Check out the edges on the Eaton Centre video signs. You can clearly see pieces of wood and metal, that should be covered with a border. And why is there a huge gap at the top? I figured another sign would go in there but so far, it's just left blank.

The sign tower on Atrium is the worst! All that internal clutter does not have to be exposed to the public when it can be cheaply and attractively covered.
 

Bogtrotter

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People have often complained that Toronto's main commercial square is subpar, and a lot of that criticism comes from the low quality advertising that falls behind what you'd see in Times Square or Tokyo's Shibuya district. That has begun to change with the Eaton Centre's massive twin vertical LED screens.

The new screens are certainly an upgrade, but without doing something a little more unique with the surrounding space it will always be considered a tepid version of Times Square. I've always quite liked the square itself however.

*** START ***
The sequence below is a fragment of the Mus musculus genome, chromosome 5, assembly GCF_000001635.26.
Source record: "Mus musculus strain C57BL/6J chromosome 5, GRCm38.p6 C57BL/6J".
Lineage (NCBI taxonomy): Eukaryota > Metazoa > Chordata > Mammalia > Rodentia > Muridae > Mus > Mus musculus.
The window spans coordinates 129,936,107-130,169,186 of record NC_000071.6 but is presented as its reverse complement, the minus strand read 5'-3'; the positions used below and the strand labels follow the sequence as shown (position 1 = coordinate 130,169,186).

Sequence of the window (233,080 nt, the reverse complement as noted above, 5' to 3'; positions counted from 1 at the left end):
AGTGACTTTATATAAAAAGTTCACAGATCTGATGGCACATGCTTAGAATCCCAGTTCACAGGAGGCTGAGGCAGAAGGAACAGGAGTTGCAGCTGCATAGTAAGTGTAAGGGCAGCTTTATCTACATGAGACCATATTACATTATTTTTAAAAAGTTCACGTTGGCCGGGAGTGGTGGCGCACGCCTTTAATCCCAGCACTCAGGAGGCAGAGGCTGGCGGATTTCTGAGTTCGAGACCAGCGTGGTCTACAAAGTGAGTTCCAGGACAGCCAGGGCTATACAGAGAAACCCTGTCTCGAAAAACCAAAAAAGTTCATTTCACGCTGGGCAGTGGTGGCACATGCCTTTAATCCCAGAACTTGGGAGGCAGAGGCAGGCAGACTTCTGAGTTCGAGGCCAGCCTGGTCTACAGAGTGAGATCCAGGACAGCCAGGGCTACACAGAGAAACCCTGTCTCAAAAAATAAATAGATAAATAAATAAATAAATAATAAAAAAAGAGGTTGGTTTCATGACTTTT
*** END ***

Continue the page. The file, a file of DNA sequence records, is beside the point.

AlvinofDiaspar

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The new screens are certainly an upgrade, but without doing something a little more unique with the surrounding space it will always be considered a tepid version of Times Square. I've always quite liked the square itself however.

It need a lot more - there should be an integrated scheme for the surrounding streets - and not treating the square as an isolated space in and on its' own. That mean unified surface treatment, fixtures, lighting. landscaping. They should also look into the possibility of structural modifications to the square itself - particularly the canopies and minimizing the barriers at the perimeter of the square by gradually changing the grade, if possible.